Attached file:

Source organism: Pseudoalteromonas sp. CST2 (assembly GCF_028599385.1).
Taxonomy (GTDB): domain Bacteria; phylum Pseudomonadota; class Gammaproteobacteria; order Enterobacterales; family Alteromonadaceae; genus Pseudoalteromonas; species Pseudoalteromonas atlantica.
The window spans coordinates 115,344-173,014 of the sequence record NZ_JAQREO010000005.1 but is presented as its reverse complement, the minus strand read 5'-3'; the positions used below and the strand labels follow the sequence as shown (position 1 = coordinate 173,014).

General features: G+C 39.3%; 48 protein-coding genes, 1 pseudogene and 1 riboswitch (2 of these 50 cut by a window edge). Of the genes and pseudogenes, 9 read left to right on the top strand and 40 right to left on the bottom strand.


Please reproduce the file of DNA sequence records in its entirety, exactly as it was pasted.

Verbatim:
Source organism: Pseudoalteromonas sp. CST2 (assembly GCF_028599385.1).
Taxonomy (GTDB): domain Bacteria; phylum Pseudomonadota; class Gammaproteobacteria; order Enterobacterales; family Alteromonadaceae; genus Pseudoalteromonas; species Pseudoalteromonas atlantica.
The window spans coordinates 115,344-173,014 of the sequence record NZ_JAQREO010000005.1 but is presented as its reverse complement, the minus strand read 5'-3'; the positions used below and the strand labels follow the sequence as shown (position 1 = coordinate 173,014).

General features: G+C 39.3%; 48 protein-coding genes, 1 pseudogene and 1 riboswitch (2 of these 50 cut by a window edge). Of the genes and pseudogenes, 9 read left to right on the top strand and 40 right to left on the bottom strand.